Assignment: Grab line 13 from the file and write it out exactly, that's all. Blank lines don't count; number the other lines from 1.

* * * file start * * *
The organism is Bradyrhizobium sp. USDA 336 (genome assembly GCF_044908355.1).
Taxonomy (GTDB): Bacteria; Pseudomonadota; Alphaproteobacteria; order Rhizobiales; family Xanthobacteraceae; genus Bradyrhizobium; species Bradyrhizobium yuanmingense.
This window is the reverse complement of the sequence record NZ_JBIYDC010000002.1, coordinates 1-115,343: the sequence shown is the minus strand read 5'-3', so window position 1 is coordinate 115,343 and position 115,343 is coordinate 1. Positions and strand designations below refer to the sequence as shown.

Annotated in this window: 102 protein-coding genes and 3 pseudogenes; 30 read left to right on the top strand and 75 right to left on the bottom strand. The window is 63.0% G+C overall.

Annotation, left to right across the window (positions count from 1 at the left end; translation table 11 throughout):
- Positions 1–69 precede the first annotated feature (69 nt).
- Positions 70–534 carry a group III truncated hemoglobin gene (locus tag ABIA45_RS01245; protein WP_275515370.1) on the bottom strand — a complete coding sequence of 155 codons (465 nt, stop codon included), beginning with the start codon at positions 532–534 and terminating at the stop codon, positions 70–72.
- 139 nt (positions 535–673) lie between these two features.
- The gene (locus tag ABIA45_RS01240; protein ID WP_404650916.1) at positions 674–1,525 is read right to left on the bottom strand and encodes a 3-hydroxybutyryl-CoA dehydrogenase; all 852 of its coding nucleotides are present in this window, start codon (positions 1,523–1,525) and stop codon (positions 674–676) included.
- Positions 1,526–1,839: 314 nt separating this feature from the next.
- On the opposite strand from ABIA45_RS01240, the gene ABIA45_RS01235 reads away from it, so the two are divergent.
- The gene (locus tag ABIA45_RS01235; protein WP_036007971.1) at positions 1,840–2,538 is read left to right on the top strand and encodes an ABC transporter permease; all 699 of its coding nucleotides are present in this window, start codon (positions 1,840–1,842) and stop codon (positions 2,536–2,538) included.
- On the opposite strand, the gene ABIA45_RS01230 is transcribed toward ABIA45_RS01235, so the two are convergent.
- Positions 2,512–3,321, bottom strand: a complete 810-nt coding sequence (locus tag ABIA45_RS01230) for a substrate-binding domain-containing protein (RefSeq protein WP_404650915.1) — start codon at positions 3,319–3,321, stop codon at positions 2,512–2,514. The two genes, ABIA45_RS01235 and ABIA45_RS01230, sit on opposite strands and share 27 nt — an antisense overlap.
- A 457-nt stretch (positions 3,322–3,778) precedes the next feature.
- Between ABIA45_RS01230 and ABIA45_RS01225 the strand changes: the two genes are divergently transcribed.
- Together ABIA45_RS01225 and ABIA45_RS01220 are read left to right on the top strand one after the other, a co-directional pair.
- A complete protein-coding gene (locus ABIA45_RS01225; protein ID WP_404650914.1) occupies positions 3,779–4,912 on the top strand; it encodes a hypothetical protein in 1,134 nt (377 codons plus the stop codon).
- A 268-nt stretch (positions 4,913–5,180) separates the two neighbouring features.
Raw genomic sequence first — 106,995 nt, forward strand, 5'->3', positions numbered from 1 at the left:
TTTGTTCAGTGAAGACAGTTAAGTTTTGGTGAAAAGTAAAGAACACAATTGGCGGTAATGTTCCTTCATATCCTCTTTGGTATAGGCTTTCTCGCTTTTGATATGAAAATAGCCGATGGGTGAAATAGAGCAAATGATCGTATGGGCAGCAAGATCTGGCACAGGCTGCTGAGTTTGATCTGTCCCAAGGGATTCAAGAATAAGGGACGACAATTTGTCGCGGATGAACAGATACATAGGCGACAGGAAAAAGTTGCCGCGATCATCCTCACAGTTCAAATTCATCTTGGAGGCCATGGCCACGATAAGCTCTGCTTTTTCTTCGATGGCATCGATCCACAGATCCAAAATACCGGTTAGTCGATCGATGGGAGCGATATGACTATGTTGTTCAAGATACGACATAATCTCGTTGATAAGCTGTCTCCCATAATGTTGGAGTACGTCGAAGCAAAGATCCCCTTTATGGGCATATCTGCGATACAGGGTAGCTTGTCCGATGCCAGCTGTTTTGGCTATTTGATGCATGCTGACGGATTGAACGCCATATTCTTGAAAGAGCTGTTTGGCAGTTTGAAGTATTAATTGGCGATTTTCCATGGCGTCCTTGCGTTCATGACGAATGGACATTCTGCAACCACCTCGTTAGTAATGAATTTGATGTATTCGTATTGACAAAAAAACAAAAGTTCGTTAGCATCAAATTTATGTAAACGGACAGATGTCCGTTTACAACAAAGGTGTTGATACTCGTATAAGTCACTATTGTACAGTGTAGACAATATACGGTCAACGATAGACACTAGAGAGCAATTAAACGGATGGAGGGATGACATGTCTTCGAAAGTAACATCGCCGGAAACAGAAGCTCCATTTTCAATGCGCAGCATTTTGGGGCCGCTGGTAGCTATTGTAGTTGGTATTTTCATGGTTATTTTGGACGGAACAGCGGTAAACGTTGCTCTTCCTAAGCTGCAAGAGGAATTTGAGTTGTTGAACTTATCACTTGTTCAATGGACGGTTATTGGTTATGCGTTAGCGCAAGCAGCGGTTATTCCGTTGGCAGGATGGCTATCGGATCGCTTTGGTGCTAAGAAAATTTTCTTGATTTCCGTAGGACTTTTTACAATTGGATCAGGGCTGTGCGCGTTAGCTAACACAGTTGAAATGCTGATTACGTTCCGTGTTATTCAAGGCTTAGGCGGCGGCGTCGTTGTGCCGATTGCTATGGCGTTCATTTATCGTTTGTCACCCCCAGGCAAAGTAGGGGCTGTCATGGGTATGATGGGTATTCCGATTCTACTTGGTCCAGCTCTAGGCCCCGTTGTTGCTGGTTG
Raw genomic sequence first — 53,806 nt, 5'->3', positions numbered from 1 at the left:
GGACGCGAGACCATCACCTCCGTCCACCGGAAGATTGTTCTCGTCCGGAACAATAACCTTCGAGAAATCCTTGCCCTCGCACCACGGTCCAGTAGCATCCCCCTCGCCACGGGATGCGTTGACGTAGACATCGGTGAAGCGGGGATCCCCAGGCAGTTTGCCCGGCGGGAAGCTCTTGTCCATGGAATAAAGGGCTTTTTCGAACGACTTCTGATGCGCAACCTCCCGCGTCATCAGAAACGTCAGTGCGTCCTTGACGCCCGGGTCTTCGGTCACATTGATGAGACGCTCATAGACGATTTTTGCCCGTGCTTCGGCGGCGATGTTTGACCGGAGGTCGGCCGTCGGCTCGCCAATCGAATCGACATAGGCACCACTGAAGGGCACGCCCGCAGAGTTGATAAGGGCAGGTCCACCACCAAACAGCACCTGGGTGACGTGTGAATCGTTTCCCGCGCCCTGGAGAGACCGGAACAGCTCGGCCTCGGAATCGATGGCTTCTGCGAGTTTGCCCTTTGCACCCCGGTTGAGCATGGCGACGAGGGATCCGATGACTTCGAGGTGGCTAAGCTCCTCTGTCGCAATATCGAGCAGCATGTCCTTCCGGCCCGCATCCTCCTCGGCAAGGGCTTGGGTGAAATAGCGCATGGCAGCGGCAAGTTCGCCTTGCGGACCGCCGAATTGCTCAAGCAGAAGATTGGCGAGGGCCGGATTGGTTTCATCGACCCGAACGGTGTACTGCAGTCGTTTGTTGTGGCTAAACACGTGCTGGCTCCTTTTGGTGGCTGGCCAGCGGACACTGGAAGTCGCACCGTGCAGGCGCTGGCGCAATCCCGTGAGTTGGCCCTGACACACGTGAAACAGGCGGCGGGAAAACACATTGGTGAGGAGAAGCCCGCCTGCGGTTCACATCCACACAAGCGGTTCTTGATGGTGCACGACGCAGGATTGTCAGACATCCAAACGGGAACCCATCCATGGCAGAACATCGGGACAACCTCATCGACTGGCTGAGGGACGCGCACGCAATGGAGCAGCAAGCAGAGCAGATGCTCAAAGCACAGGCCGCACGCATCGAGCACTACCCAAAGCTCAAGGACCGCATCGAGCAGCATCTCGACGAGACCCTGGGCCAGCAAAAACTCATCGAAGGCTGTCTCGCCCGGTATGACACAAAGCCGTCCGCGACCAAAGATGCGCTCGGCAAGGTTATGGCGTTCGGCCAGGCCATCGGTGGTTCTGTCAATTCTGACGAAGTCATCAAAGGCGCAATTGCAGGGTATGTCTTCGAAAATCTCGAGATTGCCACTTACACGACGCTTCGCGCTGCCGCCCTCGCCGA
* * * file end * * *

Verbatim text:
- On the opposite strand, the gene ABIA45_RS01230 is transcribed toward ABIA45_RS01235, so the two are convergent.